In a 2020 Los Angeles Review of Books essay and related special issue of Victorian Studies, Ronjaunee Chatterjee, Alicia Mireles Christoff, and Amy R. Wong draw upon Christina Sharpe’s concept of “undisciplining” to exhort Victorianist scholars to remake not only the content and boundaries, but the approach, of our field. Addressing the overwhelming whiteness of the discipline demographically as well as in terms of its objects of study, they call upon scholars not simply to include and center BIPOC perspectives, but more radically to engage in “renovating the way we think of scholarly fields and of field-formation itself.” Thus, as we observe the golden anniversary of the Victorians Institute and Victorians Institute Journal and look forward to the next fifty years of our collegial exchange, we also want to encourage conversations that undiscipline, question, challenge, and radicalize the ways the Victorians have been studied and represented in the past, along with the ways Victorian studies is constituted now and in the future.

Topics can be presented in any format (interdisciplinary/undisciplinary, digital humanities, pedagogical, experiential, demonstrational, etc.), including but not limited to:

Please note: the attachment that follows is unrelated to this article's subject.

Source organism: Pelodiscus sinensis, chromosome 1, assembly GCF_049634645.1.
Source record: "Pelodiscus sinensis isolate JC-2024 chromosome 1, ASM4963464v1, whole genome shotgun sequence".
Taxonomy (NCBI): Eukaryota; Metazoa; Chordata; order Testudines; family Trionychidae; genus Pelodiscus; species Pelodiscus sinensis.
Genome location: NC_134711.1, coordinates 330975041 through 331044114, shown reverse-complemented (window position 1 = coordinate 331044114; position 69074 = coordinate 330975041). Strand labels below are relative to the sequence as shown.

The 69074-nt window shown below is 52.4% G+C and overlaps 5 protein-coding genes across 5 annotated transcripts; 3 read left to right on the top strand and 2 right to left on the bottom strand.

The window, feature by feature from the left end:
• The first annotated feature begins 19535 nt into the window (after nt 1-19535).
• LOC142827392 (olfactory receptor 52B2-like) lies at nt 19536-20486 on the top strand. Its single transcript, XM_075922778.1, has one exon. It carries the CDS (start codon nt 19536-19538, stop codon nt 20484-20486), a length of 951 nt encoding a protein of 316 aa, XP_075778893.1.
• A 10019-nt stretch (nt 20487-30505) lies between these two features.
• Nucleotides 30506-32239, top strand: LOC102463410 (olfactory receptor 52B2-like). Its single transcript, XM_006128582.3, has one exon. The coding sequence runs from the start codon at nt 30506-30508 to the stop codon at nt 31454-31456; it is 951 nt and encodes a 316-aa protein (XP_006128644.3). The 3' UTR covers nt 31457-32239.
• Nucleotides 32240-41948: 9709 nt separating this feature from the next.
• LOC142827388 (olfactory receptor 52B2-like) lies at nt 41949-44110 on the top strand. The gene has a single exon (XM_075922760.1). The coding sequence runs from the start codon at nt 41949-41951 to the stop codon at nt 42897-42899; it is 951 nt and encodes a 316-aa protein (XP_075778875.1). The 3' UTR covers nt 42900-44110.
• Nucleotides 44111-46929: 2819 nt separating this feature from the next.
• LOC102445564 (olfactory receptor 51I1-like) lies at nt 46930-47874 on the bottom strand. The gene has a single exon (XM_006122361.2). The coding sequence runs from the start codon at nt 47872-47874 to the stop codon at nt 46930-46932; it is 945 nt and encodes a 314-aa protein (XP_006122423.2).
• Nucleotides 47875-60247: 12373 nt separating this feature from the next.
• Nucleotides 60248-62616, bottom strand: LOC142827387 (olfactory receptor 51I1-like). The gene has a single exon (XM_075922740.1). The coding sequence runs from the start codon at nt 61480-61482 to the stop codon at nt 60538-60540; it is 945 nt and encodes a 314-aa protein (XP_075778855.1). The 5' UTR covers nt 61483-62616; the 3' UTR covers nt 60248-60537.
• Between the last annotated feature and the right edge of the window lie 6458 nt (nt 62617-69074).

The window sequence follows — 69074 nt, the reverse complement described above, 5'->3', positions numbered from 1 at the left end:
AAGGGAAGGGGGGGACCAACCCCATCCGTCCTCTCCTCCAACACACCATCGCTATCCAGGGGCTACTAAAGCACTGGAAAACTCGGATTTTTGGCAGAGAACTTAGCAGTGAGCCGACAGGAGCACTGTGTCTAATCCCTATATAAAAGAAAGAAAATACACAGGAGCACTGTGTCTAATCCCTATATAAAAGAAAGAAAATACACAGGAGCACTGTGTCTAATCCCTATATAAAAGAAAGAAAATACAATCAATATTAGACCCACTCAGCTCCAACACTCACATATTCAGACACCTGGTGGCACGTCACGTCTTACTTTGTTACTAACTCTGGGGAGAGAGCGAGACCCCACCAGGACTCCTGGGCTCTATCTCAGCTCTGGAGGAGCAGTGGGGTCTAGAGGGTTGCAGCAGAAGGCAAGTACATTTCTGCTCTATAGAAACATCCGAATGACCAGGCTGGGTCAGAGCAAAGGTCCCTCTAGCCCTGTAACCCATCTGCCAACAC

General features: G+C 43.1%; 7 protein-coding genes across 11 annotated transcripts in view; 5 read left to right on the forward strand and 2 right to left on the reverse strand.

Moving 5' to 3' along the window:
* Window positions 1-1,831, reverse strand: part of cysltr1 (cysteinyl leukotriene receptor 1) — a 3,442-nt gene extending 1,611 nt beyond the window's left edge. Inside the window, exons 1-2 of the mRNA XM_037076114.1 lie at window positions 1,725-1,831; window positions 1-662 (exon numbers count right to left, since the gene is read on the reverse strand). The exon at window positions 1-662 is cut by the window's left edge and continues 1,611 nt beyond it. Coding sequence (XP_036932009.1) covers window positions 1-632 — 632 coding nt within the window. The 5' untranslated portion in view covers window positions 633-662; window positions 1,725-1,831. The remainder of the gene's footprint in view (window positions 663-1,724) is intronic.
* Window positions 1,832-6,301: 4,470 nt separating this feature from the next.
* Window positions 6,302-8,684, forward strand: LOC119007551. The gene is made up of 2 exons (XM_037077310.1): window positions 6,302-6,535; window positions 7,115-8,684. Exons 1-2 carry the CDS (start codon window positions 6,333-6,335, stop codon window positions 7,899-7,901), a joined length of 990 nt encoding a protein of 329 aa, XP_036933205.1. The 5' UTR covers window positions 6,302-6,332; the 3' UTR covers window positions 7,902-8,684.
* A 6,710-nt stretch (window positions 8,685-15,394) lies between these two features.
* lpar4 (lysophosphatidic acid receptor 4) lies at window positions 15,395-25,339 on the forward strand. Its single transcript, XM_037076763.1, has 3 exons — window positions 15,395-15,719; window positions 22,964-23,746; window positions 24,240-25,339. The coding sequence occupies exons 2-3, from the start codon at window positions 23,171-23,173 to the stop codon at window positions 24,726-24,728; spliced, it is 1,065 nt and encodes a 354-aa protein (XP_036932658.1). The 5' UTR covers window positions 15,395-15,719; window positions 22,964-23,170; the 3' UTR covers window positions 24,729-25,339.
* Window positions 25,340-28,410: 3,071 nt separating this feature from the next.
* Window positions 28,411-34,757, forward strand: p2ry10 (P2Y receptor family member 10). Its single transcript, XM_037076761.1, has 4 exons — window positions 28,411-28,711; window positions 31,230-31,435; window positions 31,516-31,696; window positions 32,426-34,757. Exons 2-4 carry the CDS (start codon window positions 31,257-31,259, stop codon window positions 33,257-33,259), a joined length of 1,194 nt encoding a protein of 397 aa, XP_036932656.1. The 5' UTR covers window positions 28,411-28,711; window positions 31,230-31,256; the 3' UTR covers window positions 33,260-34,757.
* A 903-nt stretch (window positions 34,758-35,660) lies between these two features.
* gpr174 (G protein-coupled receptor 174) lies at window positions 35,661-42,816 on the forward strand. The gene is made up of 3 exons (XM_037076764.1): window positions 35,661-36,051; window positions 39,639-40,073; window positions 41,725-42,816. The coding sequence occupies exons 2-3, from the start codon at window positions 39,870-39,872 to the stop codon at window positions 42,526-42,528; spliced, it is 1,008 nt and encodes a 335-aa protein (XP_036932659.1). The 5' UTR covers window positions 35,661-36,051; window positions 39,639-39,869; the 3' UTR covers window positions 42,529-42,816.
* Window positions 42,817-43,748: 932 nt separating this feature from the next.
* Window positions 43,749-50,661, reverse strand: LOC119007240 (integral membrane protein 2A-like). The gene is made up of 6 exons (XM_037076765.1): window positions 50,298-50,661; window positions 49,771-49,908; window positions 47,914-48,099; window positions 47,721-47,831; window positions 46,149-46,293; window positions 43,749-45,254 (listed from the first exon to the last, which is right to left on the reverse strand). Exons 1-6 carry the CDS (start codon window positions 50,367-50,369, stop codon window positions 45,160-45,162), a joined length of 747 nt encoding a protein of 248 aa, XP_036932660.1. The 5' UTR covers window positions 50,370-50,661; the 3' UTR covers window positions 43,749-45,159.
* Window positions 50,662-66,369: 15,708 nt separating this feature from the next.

• Victoria’s Golden Jubilee
  • Weddings, birthdays, and other Victorian celebrations
  • Honors, medals, and titles
  • Celebrations of science, exploration, and industry, like the Great
  • Race, culture, and the Great Exhibition
  • Celebrations (past and present) of the 1857 Indian Rebellion
  • Celebrations of and with food and/or the undisciplinarity of food
  • Writing from or about the colonies
  • Victorian reactions to the U.S. Civil War
  • Victorians and disease
  • Victorian constructions of whiteness
  • Victorian resistance to whiteness
  • Victorian science and race
  • Representations of BIPOC Victorians
  • Interracial marriages
  • Victorians and disability
  • Queer Victorians
  • Antisemitism in Victorian culture
  • Opium and Orientalism
  • The East India Company
  • The West Indies
  • Vestiges of slavery
  • Creating an undisciplined classroom
  • BIPOC faculty in the profession
  • Gothicism and undisciplinarity
  • Representations of race in the Victorian theater
  • Race in Victorian art and visual culture

Keynote Speaker: Ryan Fong, Kalamazoo College